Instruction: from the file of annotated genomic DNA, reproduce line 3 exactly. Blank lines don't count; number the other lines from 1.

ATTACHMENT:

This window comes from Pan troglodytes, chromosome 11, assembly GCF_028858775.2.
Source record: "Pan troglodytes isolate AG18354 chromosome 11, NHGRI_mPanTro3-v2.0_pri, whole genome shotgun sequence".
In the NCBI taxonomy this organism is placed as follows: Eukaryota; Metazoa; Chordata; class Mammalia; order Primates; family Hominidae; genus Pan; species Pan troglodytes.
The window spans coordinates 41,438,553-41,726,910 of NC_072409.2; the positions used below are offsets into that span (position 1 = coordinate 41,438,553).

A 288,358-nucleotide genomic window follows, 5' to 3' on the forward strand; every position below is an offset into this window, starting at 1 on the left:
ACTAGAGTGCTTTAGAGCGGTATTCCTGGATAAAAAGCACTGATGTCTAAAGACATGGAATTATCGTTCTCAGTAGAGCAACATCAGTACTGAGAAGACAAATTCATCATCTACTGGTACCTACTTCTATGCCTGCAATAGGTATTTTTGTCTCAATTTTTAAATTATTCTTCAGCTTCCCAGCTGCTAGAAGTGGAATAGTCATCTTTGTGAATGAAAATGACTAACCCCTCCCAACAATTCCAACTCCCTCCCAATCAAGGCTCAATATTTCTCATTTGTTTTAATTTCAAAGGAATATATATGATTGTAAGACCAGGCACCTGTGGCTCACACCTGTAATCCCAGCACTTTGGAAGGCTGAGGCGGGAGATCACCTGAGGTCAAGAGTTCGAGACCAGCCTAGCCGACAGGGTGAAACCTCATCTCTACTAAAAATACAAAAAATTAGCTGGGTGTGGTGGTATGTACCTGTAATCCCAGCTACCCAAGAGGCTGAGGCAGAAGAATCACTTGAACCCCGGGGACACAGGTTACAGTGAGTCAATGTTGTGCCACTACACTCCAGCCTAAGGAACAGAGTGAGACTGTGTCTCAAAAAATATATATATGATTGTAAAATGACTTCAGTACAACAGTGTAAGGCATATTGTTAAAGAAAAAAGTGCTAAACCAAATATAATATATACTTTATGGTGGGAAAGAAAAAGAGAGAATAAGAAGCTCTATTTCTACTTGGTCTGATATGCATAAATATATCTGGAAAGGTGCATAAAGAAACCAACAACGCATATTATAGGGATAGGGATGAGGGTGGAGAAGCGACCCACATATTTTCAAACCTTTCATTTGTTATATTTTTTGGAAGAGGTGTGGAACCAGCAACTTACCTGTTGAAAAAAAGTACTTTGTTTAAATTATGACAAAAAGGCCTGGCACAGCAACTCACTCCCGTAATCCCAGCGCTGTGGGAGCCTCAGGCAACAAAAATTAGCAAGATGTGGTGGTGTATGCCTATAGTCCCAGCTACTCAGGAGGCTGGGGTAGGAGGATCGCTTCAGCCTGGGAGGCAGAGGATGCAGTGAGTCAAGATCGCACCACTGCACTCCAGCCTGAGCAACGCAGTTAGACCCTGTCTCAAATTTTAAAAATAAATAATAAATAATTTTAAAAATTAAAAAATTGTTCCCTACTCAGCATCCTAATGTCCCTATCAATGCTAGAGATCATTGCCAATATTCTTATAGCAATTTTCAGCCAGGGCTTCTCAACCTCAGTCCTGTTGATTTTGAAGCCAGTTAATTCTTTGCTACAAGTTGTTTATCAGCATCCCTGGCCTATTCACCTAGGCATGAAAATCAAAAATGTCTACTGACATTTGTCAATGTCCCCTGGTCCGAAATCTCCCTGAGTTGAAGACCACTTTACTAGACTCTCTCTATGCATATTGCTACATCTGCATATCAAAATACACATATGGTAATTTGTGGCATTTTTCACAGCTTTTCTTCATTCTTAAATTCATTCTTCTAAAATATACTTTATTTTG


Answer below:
In the NCBI taxonomy this organism is placed as follows: Eukaryota; Metazoa; Chordata; class Mammalia; order Primates; family Hominidae; genus Pan; species Pan troglodytes.